Source: RMC Research Corporation, October 2002
Anyone conducting service-learning research or evaluation should be aware of the research standards and guidance for protection of human subjects. The following provides a brief summary and where to go for additional information.
Standards for Quality Evaluation
The Joint Committee on Standards for Education Evaluation (1994) developed standards for evaluation that we believe must be met for the evaluation to have integrity and usefulness. Briefly, these standards include the following:
Ensures that the evaluation will meet the needs of the clients. These include identifying stakeholders; being responsive to needs and interests; performing work with integrity and trustworthiness; carefully describing the perspectives, procedures and rationale for data collection and interpretation; clearly describing programs and their contexts and purposes; disseminating information in a timely fashion; and encouraging follow through so that the information is used to improve programs.
Ensures that the evaluation will be realistic, prudent, diplomatic and efficient. Feasibility standards include practicality, political viability and cost effectiveness.
Ensures that the evaluation is conducted legally, ethically and respectfully, with due regard to those involved in the evaluation and those affected by it. These include a service orientation that explicitly recognizes the obligation to be open with all participants; formal agreements about what is to be done, how, by whom and when; protecting the rights of human subjects; keeping human interactions positive and non-threatening; being fair in all data collection and interpretation; disclosing findings to all interested parties; dealing with any conflicts of interest in a forthright manner, being ethically responsible; and maintaining fiscal responsibility and integrity so that expenditures are accounted for and appropriate.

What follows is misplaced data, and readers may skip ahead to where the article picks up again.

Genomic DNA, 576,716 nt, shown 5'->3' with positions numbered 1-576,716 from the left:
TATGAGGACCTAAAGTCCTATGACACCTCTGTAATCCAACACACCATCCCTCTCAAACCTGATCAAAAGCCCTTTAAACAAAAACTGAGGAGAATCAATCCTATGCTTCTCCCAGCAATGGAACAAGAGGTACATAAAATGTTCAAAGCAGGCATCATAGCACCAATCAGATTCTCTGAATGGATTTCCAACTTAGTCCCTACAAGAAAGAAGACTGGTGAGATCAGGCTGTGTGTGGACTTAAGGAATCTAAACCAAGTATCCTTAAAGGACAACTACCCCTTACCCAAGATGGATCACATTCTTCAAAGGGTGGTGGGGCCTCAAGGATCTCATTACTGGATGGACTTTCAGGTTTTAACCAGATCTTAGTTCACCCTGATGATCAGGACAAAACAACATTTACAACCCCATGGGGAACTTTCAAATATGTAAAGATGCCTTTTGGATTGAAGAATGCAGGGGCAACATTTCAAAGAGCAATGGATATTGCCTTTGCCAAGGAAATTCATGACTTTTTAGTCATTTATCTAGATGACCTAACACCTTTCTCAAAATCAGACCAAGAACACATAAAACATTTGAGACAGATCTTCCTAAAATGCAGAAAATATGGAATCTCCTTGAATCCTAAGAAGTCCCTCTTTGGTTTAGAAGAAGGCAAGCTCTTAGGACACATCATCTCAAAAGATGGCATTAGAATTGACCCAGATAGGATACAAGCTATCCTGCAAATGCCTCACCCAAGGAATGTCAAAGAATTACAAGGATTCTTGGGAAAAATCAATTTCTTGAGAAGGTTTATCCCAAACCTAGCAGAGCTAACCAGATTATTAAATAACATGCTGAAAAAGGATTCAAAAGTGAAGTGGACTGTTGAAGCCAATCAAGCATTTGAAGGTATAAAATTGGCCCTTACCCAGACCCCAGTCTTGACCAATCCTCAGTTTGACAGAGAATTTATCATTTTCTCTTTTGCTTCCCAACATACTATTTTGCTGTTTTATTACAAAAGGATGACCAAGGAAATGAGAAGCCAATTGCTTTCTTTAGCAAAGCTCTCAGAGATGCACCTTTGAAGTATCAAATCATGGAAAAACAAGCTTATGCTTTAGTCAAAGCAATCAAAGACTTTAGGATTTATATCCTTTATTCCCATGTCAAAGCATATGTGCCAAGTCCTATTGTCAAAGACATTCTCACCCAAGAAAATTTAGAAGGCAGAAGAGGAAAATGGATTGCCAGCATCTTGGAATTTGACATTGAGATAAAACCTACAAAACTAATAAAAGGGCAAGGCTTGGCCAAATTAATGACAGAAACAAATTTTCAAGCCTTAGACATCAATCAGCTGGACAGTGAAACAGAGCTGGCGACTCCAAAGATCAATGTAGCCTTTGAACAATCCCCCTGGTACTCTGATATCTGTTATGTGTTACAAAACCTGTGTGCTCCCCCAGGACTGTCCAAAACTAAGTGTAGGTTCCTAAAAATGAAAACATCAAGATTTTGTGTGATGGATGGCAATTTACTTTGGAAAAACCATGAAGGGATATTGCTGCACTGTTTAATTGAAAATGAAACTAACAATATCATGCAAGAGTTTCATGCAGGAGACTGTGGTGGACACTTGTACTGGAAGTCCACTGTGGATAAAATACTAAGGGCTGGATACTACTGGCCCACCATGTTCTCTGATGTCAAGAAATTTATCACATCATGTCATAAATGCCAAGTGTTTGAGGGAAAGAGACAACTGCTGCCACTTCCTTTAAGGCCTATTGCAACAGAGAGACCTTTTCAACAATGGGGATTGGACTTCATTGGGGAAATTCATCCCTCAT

Ensures that the evaluation will reveal and convey technically adequate information. These include program documentation, context analysis, detailed explanations of purposes and procedures, defensible information sources, valid and reliable information, systematic review of data, justified conclusions, impartial reporting, and reflection on the evaluation process itself to uncover any errors, flaws, alternative interpretations and explanations, and the need for more information.
For more information on the Joint Committee on Standards for Education Evaluation, visit their website.
Protection of Human Subjects in Research
Researchers should be aware that there are ethical guidelines for the protection of human subjects in research. To receive copies of the Department of Education's Regulations Governing the Protection of Human Subjects in Research, please call (202) 205-0667 or visit the U.S. Department of Education's Protection of Human Subjects in Research website.
The following websites provide more information on ethical guidelines for the protection of human subjects in research.
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